Why do we care about our business processes


Under Japanese Kaizen philosophy managers have two important roles: maintaining and improving  company processes. But let’s start at the beginning, what is a business process anyway?

A business process is a set of operations that together add value to the customers.

Processes are typically divided into two categories: Operational Processes and Supporting Processes. Operational processes directly affect the value created for the customer whereas supporting processes do not provide value to customers directly but facilitate and/or enable the operational processes.

Why is it vital for managers to document processes?

Business processes are the backbone of any successful company. Standard Operating Procedure (SOP) is the set of documents that outlines how to carry out an operation. They provide step by step instructions in an effort to control the variation of the process outcome. If all employees, experienced and trainees, follow the same modu operandi the chance of variation in the product characteristics is greatly reduced.

Why are company standards critical in continuous improvement efforts?

Kaizen methodology is mainly about continuous improvement. Anytime a process fails to deliver the expected outcome it happened for one of  three reasons:

  1. The process was not documented, no available SOP
  2. The SOP was not followed
  3. The SOP was followed but contain flaws

At Central Midori we religiously stick to this approach in our Corrective Action process.

Upon receiving a customer complaint we first and foremost pull the related procedures and working instructions and ask: was the process well documented?  Was the documentation well understood by the operator? Once we validate that standards were available and explicit, then an investigation is initiated to determine whether the instructions were adequate and whether they need to be amended. Then and only then  will we consider the option that the standard was not followed.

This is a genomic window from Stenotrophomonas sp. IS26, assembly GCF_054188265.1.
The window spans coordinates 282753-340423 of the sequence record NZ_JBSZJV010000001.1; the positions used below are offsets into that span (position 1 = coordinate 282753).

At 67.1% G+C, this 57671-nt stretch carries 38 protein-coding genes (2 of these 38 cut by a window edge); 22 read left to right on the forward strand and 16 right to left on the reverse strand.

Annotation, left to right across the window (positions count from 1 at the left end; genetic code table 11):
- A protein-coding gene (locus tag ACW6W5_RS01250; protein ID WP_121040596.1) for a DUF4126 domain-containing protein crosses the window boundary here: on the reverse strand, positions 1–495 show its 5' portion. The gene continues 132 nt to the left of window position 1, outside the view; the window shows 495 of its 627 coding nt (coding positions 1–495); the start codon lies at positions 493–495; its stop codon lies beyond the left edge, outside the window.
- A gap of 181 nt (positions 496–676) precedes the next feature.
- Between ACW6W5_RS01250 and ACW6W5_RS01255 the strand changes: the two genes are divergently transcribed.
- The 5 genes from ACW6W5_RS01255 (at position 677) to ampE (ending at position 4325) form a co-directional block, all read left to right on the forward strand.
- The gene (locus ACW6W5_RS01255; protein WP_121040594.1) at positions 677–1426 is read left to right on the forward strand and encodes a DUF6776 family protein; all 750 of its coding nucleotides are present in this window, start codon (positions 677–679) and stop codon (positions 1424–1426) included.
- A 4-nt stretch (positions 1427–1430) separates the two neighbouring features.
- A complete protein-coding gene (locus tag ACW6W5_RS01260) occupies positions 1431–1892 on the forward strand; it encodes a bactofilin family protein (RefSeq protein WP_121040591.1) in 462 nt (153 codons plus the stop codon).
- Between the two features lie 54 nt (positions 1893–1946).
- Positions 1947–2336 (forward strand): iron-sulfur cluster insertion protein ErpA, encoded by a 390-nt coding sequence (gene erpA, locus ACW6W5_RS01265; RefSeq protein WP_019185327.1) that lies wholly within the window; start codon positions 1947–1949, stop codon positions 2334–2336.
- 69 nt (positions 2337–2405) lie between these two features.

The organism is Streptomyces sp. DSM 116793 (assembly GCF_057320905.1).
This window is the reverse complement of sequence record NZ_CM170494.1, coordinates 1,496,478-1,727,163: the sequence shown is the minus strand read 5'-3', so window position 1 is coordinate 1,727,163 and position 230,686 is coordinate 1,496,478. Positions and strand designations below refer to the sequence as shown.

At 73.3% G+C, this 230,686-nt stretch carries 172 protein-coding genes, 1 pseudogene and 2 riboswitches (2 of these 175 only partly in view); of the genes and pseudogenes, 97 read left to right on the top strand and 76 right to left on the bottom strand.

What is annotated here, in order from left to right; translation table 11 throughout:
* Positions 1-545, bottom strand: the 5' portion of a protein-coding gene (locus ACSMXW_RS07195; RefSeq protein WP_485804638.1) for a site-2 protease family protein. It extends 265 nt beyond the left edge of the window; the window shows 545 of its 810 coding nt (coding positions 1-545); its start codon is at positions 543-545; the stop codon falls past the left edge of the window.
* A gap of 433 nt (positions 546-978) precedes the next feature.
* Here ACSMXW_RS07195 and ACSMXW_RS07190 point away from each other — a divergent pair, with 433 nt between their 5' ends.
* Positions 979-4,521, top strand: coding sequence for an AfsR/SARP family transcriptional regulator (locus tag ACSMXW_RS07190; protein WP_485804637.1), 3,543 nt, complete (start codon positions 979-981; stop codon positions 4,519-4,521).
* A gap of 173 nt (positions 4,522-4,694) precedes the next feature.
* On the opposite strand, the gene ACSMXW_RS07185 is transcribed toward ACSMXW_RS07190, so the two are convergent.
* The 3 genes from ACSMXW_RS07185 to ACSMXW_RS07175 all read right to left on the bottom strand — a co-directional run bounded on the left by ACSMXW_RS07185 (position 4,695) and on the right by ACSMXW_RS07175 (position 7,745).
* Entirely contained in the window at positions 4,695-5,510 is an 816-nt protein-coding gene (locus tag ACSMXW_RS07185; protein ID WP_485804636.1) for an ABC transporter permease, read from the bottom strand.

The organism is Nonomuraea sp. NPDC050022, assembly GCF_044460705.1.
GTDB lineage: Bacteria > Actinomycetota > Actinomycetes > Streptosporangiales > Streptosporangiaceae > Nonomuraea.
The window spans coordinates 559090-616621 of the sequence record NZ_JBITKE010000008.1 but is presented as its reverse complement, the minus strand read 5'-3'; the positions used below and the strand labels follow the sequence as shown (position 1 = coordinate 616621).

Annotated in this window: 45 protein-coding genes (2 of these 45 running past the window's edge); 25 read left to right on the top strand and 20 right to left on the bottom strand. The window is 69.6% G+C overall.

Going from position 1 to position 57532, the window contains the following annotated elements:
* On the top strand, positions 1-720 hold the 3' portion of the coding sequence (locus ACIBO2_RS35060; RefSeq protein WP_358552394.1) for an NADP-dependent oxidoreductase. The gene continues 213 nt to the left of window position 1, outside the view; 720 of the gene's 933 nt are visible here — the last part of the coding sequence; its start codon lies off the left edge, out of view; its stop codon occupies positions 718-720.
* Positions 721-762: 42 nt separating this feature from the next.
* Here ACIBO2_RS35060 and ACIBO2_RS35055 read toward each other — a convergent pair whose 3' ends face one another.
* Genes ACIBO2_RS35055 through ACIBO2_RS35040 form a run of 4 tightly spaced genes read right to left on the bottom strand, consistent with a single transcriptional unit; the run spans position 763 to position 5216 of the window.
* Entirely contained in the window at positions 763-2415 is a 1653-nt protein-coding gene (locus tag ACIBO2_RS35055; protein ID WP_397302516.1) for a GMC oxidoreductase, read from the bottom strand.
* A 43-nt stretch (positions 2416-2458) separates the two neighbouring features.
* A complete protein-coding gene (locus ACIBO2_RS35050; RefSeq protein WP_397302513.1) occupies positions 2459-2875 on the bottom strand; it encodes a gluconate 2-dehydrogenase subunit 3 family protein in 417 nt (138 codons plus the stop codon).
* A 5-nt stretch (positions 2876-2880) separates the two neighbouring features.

Too many companies jump prematurely to conclusions, blaming an operator error or the inspector for not catching the defect early on when often managers should be held accountable for incomplete working instructions or leaving too much room to the employee’s own interpretation.

So many times was I told when questioning the lack of documented procedures that “we have always done it this way”. Managers rely too heavily on the company’s tribal knowledge until it is too late.

It is worth noting that in many cases the culprit is not an operational process but a supporting one and while a lot of efforts are focused on manufacturing processes we tend to overlook supporting functions. For example, the design of tools and fixtures, the machine maintenance, the choice of raw materials or the amenities of the working stations.

The walkaround

To learn about a company’s processes nothing is more powerful than what we call the “walkaround”, a simple but effective practice which consists of touring the plant, stopping at workstations, observing and questioning. Candor and curiosity are two of the most important traits to engage the workers into constructive conversations about their jobs and how to make it better.

At CMI it is a weekly exercise, typically on Thursday morning from 9 to 11AM. The message is loud and clear. Value is created on the shop floor and not in a conference room. The group is made of representatives of each department (i.e. engineering, quality, purchasing, finance…)

During these sessions the managers are given the opportunity to see with their own eyes the operations and listen to the workers. Almost every time we come out with fresh new ideas for process improvement.

As odd as it sounds I was trained into the best practice of “walkaround” in the Navy aboard a nuclear submarine. Every morning the captain will pick one section of the ship and carry out a thorough inspection. Cleanliness, maintenance, safety, training records and instruction manuals were on the agenda. The tone is different but the goal is the same.

Central Midori under the leadership of the Demmel Group has adopted a very hands-on, process-oriented management approach and we take pride in our continuous improvement attitude.